clock menu more-arrow no yes mobile

Filed under:

Notre Dame Football: W.I.N. (What’s Important Now) — Stanford Cardinal Week

Let’s talk about that nice BYU win and look ahead to a home match-up against that REELING squad from Palo Alto

Alrighty, let’s see here — I’ve got my mug of coffee in-hand, I’m wearing my cozy slippers, and I’m completely green with envy at my girlfriend not having to work today because her company gives them Indigenous People’s Day off, while I’m over here SLAVING AWAY for the good of W.I.N.

I’ve got everything I need, time to go ahead and dive into the week with my weekly project call!!!

*presses “Join Call” button*

Hello, everybody! How’s your Monday coming along? Anybody do anything exciting over the weekend?

Oh very nice, that sounds relaxing. Yeah I didn’t do much either, caught up on some chores and some TV shows, watched the game with some buddies, took a nice Sunday morning walk to watch the Chicago Marathon for a bit — yeah it was a good, low-key weekend, for sure.

Well, I think this is everyone for today, I know Adam and Sally are both on PTO this week, so we can go ahead and jump into the deck.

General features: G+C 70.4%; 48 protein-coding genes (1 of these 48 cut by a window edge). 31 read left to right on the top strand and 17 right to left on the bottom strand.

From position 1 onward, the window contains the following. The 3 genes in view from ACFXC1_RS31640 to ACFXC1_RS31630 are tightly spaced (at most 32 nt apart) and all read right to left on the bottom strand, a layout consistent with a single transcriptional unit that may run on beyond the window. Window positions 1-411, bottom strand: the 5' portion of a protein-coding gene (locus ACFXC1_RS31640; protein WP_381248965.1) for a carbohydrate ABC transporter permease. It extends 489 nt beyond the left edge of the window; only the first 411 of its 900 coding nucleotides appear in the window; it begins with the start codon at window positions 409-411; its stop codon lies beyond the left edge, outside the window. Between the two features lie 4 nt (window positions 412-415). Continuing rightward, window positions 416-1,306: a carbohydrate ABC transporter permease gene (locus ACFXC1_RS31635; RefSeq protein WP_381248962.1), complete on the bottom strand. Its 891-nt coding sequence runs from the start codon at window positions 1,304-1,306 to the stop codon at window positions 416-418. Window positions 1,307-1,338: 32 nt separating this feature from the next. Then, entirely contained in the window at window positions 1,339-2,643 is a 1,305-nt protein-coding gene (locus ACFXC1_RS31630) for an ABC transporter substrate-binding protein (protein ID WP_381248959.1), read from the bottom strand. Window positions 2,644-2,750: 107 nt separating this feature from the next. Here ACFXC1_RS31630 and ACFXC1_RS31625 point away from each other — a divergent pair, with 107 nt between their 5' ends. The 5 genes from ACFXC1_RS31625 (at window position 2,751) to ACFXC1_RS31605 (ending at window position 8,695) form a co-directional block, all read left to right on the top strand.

Can you all see my screen?

Huh? Oh, sorry, I forgot to click the “share” button. Mondaze, amiright???

Okay, here we go...

Alright, so it’s officially Stanford week. The Notre Dame Fighting Irish haven’t played a home game in over 3 weeks with the squad attending trade shows in Chapel Hill and Las Vegas over the last few weekends, so it should be a nice little return to the House That Rockne Built in just a few days.

To prep for that, it’s the same basic agenda as always...

And we can hop through the first couple slides, as you all no doubt know what we’re doing with the W.I.N. project at this point.

So, we’ll get started today with Last Week’s Results — let’s talk about the results of the #BusinessTrip we just took to Sin City!

As you can see on the slide, this was a nice weekend for sure, with plenty more to discuss on the positive side than in the Brian Kelly column.

The offensive line continued to improve and perform at a high level, this week keeping a clean score sheet of 0 sacks allowed and 0 QB hurries surrendered to the BYU Cougars defense, while also paving the way for 234 Irish rushing yards and a 5.2 yards per carry average. Hopefully they can keep picking up momentum and refining their collective game to ensure they’re firing on all cylinders when the Clemson Tigers and their elite defensive front come to South Bend.

Tight end Michael Mayer, as I don’t need to tell you, once again asserted himself and put on display why most of us would say he’s the best and most complete tight end in college football, and very likely the best to ever play the position at Tight End U. Georgia’s Brock Bowers is no doubt an incredible athlete and talent as a receiver, but Mayer is essentially on the same level as him there (maybe just a bit slower, but otherwise just as great) and also an excellent blocker, making him the most well-rounded and versatile tight end in the nation. His 11 receptions, 118 yards, and 2 touchdowns put an exclamation mark on the above opinion.